Shark Attack Map

If you’ve ever seen the movie Jaws, you may wonder if how common shark attacks actually are. The good news? Sharks don’t attack very often! Keep reading for all your questions answered, a shark attack map, and tips for staying safe at the beach.

Shark Attack Map

Why Do Sharks Attack?

Because sharks are carnivorous, they sometimes see humans as food in the ocean. Shark attacks can either be provoked or unprovoked.

Unprovoked Attack

An unprovoked attack is usually the result of a chance encounter between a human and a shark. Most attacks are unprovoked. Since 2015, there has been an average of 80 unprovoked shark attacks per year in the world, with an average of 13 fatalities. 

These attacks fall into three main categories:

  • Hit-and-run: a fast attack when a shark mistakes a human for its typical pray; common in murkier waters and with surfers
  • Sneak attack: multiple bites that occur when a shark intends to eat the victim; incredibly rare
  • Bump-and-bite: a shark bumps into a human and bites them if they think they’re a predator; typical of a great white shark

Provoked Attacks

A provoked incidence happens when a human irritates a shark, intentionally or accidentally. For example, if a shark is bumped by a surfboard or caught in a fishing net, it may react by attacking what it perceives to be a threat.

Simple safety measures can prevent provoked attacks.
Simple safety measures can prevent provoked attacks. (Credit: karelnoppe/Shutterstock)

Where Do Most Shark Attacks Happen in US?

Based on incidences reported, the states with the most shark attacks are:

  • Florida
  • Hawaii
  • California
  • South Carolina
  • North Carolina

Shark Attack Map

This map shows locations and data on 2021 reported shark attacks and bites, courtesy of TrackingSharks:

How Many Shark Attacks Are There Per Year?

In 2020, The United States saw 129 shark attacks, some provoked and some unprovoked, and only 3 were fatal. While Maine only had 1 shark attack in 2020, it did lead to a human fatality.

As of December 7th, in 2021, there have been 78 attacks, 6 of which were provoked and 8 fatal.

Shark attacks don't occur often and are very rarely fatal.
Shark attacks don’t occur often and are very rarely fatal. (Credit: Shane Myers Photography/Shutterstock)

Who Is Most Likely to Get Attacked?

Because surfing and swimming occur in areas like coral reefs where sharks are most often found, these activities most often lead to shark attacks. Surfers are victims to 61 % of attacks, while swimmers are victims 26% percent of the time. Keep reading for simple tips to stay safe!

What Species Are Most Likely to Attack?

The species most responsible for shark attacks worldwide are:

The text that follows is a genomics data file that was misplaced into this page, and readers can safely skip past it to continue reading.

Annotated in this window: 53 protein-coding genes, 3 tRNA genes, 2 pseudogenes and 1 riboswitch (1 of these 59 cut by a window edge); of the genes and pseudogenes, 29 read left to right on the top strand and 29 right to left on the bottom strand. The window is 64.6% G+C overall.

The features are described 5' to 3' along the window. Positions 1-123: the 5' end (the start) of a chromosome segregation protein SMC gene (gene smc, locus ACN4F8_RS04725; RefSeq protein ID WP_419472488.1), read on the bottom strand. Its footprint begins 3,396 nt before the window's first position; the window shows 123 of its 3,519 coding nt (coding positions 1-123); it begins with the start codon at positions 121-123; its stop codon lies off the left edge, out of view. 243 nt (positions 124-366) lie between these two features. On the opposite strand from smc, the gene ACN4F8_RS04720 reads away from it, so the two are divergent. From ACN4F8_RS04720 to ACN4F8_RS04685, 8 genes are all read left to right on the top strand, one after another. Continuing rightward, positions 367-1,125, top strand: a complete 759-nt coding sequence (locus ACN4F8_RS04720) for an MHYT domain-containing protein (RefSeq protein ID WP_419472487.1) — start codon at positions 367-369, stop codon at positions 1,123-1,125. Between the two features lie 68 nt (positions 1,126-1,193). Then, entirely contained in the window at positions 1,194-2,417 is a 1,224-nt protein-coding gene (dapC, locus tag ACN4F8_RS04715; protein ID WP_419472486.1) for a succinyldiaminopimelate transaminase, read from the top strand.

• White shark
  • Tiger shark
  • Bull shark

Since these statistics have started being recorded, great white sharks have been responsible for more attacks than a combination of any 4 different shark species, including tiger sharks and bull sharks.

What Are the Chances of Dying From a Shark?

The odds of a shark attack being fatal are incredibly low. To be exact, it’s 1 in 3,748,067. To put this in perspective, you’re more likely to die from being struck by lighting or riding your bike.

There are very few human fatalities due to sharks.
There are very few human fatalities due to sharks. (Credit: Yann hubert/Shutterstock)

How to Avoid a Shark Attack

While shark attacks are uncommon, here are some tips to avoid fear and the chance of this happening to you.

  • Watch when and where you swim: Sharks are most active at dusk or dawn in areas where you may see splashing water and feeding seals. They also hunt near sandbars, along the edges of drop-offs, and where people fish.
  • Don’t wear contrasting colors: Sharks can’t distinguish colors, but they can distinguish contrast very well. Your best bet is to wear colors that blend in well with your surroundings. For example, if you’ll be surfing or diving in darker or murky waters, a black rash guard or wetsuit would work best.
  • Don’t swim alone: A swimming buddy is always smart so that someone is nearby to get help if needed.
  • Stick to shallow water: When attacks happen in deep ocean waters, it’s hard to get away like you can if you’re closer to shore.

Final Thoughts

Although the idea of a shark attack can lead to panic, it’s important to remember how uncommon this is. At the end of the day, sharks want to be in their natural habitat peacefully!

If you’re mindful of the shark attack map above and follow tips for staying safe, you’ll probably never be a victim of a negative shark interaction.

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